What Administrators Can Do to Promote a Reading Culture

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Dear administrators,

I have been pleading with teachers for a few years to please help students become passionate readers.  I have given as many ideas as I could and directed toward the great minds that inspire me as well.  I have begged at times, sharing the words of my students as proof that we teachers have an immense power when it comes to either nurturing a love of reading or killing it.  There are so many things we teachers can do that will have a lasting effect.

And yet, it is not just the teachers that have an immense power over  whether children will read or not.  It turns out that much of that power also lies within the realm of administration.  In fact, many of you that are doing incredible things to create schools that are seen as literacy communities that cherish the act of reading and becoming readers.  What  are they doing?  What can you do to foster a love of reading school-wide?

You can believe in choice for all.  That means protecting the rights of students to read the books they choose.  To help staff support this as well by speaking about choice, and making sure not to put restrictive policies in place that will hinder a child from developing their own reading identity.  That will stop a child from choosing a book they want to read.  Teachers should not be the only ones choosing books for students, please don’t put them in that position.  Instead, they should be working with students to learn how to self-select great books based on many things, not just their levels!

You can buy books.  Research shows again and again how vital having not only a well-stocked school library, but also a full classroom library, is to students becoming better readers.  Students need books at their finger tips, not far away, and they need high quality, high interest books.  That takes money, please help out in any way you can.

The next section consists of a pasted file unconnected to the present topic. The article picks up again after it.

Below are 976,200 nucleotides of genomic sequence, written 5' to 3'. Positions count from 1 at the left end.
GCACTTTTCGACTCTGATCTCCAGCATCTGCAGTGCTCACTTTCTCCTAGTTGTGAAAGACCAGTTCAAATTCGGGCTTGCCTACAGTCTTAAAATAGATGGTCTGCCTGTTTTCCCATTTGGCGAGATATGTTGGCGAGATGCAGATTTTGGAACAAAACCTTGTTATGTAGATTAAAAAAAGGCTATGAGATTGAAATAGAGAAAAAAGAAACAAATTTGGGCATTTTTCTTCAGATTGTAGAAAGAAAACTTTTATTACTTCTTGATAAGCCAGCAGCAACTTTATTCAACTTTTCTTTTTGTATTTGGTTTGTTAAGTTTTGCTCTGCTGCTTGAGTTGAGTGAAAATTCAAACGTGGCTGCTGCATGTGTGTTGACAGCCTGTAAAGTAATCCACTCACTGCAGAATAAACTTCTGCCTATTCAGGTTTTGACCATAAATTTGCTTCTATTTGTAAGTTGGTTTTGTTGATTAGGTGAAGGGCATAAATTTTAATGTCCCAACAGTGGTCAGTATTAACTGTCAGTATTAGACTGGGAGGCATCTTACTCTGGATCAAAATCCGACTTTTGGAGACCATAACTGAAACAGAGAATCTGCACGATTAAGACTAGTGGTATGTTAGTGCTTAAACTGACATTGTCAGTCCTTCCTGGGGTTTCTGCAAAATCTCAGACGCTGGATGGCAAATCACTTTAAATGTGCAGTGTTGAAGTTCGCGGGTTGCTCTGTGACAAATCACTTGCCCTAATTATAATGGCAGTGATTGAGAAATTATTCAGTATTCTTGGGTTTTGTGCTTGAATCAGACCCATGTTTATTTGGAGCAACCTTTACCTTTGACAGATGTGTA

You can fight to have a librarian full-time in your building.  Everywhere we are seeing libraries that have no librarians, yet a knowledgeable librarian can be the lifeblood of a reading community.  I know budgets are being slashed, but the librarian should be seen as a necessity in schools, not as an unnecessary privilege.

You can celebrate books read.  Not the number of minutes logged or the points gained in computer based reading programs.  How about keeping a running tally of how many books students self-selected to read and then finished?  How about you keep a display board of all of the picture books being shared in your school, yes, even in middle school and high school?  Celebrate the right things, not the ones that can kill a love of reading.

You can protect the read aloud.  When schedules are made there should be time placed for reading aloud.  This should not be seen as a frill, nor as something that would be nice to fit in if only we had more time. All students at every age should encounter an adult that reads fluently with expression aloud to them every day.  It develops their minds as readers and creates community.  This should not just be reserved for special times in elementary school but should be protected throughout a child’s reading experience in school.

You can promote independent reading time.  Students reading silently is not time wasted, it is one of the most important investments we can make in our school day for any child, any age.  If you want children to become better readers, then give them the time to read.

You can hire teachers that love reading.  I am amazed that there are teachers who teach literacy in any capacity that do not identify themselves as readers.  This should not be happening.  Years of experience shows that students will read more if we read as well and are able to create a book community where our love of reading is a cornerstone of what we do.  Even when I taught non-literacy subjects, even when I taught science, the fact that I read for my own pleasure meant that our conversations were deeper, more engaging, and the students trusted me as a reading role model.